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Author Topic: nasty book review  (Read 18733 times)
larryc
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« Reply #15 on: May 08, 2012, 12:11:54 PM »

Get a friend to write a review for another journal.  Have them mention the first review's shortcomings.  - DvF

This sounds like the best course of action, by far.

Great idea.
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qrypt
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« Reply #16 on: May 08, 2012, 5:03:08 PM »

You might also try appealing to the reviewer's conscience.  Write the rebuttal in the most professional tone you can manage, and send it not to the journal but to the reviewer -- and then simply ask for his thoughts, "in advance of submitting it to the journal". 
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mended_drum
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« Reply #17 on: May 08, 2012, 5:11:34 PM »

To make the OP feel better, I'm linking to the single nastiest book review I've ever read.  It's a .pdf download, though, so don't click unless you want to read it. 

http://www-personal.umich.edu/~humean/strohmingermcginn.pdf
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melba_frilkins
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« Reply #18 on: May 08, 2012, 5:16:51 PM »

To make the OP feel better, I'm linking to the single nastiest book review I've ever read.  It's a .pdf download, though, so don't click unless you want to read it. 

http://www-personal.umich.edu/~humean/strohmingermcginn.pdf

Heh. Is that for real?

The PDF downloaded very quickly for me. But for those of you who would like a synopsis, here are the first and last sentences.

"In disgust research, there is s***, and then there is bulls***.....Sometimes with
books, as with farts, itís better to just hold it in."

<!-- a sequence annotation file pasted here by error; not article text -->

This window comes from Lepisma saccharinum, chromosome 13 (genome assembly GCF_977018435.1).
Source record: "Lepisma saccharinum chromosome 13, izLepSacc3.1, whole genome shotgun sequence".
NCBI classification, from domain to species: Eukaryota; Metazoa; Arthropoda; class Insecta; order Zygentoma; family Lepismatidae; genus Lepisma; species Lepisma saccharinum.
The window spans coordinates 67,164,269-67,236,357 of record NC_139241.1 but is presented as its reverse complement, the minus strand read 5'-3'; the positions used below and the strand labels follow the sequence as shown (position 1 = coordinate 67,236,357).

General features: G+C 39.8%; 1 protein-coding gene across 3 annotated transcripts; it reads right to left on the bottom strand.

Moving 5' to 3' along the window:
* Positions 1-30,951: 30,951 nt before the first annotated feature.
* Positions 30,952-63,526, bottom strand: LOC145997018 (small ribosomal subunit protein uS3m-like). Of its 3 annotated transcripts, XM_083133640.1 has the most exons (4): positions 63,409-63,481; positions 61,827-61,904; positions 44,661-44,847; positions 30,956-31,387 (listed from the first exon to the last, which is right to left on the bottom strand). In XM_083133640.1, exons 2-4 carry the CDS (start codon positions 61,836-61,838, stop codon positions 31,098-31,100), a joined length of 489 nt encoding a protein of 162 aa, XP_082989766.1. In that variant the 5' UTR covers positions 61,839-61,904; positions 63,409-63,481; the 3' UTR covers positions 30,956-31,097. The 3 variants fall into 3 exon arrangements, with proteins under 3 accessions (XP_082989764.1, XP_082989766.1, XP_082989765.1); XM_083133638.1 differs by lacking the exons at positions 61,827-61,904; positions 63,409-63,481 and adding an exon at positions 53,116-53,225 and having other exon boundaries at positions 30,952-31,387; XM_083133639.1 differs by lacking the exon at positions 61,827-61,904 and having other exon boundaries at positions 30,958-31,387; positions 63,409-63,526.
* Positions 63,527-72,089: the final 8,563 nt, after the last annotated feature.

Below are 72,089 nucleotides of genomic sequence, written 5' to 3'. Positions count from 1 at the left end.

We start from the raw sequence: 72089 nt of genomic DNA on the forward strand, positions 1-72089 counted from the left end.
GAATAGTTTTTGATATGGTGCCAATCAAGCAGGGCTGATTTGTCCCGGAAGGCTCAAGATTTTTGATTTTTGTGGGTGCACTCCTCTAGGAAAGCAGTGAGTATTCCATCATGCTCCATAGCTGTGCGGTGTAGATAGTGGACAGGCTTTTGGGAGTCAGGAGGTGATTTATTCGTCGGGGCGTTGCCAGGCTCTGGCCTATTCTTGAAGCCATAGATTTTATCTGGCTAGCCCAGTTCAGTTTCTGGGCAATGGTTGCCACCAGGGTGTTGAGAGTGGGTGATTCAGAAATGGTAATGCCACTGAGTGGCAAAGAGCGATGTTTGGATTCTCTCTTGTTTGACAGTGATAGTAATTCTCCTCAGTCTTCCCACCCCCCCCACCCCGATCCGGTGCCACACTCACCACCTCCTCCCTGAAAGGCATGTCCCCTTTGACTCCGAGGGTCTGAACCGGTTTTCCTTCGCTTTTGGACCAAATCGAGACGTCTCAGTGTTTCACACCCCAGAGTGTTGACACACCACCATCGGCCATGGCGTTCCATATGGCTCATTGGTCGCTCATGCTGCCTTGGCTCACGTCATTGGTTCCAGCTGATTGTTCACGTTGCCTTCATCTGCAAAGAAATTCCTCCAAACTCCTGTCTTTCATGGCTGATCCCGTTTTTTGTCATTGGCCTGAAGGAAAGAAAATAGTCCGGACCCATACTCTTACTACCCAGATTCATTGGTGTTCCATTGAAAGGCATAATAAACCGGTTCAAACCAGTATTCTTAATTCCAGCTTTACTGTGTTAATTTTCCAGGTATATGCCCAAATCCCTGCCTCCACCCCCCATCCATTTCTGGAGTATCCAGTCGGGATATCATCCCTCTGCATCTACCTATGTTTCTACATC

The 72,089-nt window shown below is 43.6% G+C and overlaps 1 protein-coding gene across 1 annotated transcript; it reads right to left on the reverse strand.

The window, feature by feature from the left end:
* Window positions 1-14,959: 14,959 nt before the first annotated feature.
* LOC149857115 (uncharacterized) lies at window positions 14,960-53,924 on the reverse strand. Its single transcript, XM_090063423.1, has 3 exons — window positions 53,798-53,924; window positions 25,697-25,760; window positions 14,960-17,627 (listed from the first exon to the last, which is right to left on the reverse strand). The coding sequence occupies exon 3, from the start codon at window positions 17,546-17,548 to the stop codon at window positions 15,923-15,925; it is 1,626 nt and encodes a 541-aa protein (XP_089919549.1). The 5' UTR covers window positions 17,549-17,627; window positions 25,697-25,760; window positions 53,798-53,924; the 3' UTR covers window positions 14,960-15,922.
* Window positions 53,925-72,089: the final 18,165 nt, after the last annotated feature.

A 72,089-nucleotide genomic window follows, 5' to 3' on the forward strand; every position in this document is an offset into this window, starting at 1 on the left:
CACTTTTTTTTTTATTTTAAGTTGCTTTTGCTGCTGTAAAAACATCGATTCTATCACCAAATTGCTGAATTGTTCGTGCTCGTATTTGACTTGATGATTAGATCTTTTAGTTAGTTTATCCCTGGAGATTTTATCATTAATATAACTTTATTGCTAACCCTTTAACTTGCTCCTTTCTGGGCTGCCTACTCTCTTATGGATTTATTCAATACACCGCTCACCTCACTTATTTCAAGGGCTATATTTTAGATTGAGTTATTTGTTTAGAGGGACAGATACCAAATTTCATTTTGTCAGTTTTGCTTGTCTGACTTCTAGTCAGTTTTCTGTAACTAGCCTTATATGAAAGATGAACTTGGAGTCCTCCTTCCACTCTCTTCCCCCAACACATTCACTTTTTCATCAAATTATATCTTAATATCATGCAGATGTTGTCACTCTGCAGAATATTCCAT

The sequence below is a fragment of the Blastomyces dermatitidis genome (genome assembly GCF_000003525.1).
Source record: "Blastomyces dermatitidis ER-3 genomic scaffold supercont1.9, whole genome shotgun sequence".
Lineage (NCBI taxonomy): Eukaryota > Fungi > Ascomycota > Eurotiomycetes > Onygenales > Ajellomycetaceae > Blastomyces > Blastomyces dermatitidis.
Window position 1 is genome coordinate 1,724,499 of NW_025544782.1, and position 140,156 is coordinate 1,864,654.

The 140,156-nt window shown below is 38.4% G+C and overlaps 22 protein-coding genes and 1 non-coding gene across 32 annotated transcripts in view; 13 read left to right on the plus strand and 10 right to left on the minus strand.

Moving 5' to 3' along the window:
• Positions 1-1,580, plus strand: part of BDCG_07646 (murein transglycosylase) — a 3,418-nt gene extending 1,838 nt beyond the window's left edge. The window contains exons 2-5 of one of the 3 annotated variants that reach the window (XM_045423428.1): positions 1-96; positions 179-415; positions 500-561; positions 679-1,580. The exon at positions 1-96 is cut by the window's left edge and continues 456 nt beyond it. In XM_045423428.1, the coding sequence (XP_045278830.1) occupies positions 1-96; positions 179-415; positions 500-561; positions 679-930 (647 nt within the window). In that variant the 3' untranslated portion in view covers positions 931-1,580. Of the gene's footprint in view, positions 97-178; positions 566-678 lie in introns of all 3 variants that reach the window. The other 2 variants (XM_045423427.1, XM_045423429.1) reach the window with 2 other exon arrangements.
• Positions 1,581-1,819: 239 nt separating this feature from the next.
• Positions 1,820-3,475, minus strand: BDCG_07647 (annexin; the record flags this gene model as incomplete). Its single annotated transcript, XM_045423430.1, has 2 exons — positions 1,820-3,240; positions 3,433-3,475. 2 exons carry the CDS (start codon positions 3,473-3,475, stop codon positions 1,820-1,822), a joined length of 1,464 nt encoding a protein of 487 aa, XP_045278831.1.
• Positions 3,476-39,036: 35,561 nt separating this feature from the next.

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neutralname
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« Reply #19 on: May 08, 2012, 5:24:10 PM »

To make the OP feel better, I'm linking to the single nastiest book review I've ever read.  It's a .pdf download, though, so don't click unless you want to read it. 

http://www-personal.umich.edu/~humean/strohmingermcginn.pdf

McGinn is well known for his nasty reviews of other people's books, so he had it coming.  Here is the first paragraph from one of his reviews.

Quote
This book runs the full gamut from the mediocre to the ludicrous to the merely bad.  It is painful to read, poorly thought out, and uninformed.  It is also radically inconsistent....The second half [of the book] tries to develop a new theory of consciousness, according to which the positive theses of the first half of the book are all wrong (not that this was signposted while the first half was assertively in progress) and the fact is only slyly acknowledged toward the end of the discussion--hence the radical inconsistency I mentioned.  Throughout, the book is woefully uninformed about the work of others and at best amateurish.  Honderich's understanding of positions he criticizes is often weak to nonexistent, though not lacking in chutzpah.  And the view he ends up defending is preposterous in the extreme and easily refuted.
(Source)
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tuxedo_cat
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« Reply #20 on: May 08, 2012, 5:46:13 PM »

I like DvF's suggestion, too.

I also think this might be an excellent occasion to create an Xtranormal video in which you quote snippets of the review and make the reviewer that robot made out of cardboard boxes.  Then the voice of your quietly reasonable and subtly sarcastic rebuttal could be embodied by the Xtranormal Tina Fey.  Don't put any identifying markers on the video.  Just send it out the link to all your friends and colleagues who might care.  Retired R1 prof. probably doesn't even know what Xtranormal is.

Revenge cocktails are always more effective with a few shots of humor.
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yellowtractor
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« Reply #21 on: May 08, 2012, 5:52:04 PM »

There's also public access cable TV.  You could do it in mime.
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sagit
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« Reply #22 on: May 08, 2012, 7:32:51 PM »

To make the OP feel better, I'm linking to the single nastiest book review I've ever read.  It's a .pdf download, though, so don't click unless you want to read it. 

http://www-personal.umich.edu/~humean/strohmingermcginn.pdf

Heh. Is that for real?

The PDF downloaded very quickly for me. But for those of you who would like a synopsis, here are the first and last sentences.

"In disgust research, there is s***, and then there is bulls***.....Sometimes with
books, as with farts, itís better to just hold it in."



Huh.  I had no idea that there was an entire research field on the topic of disgust.  Fascinating.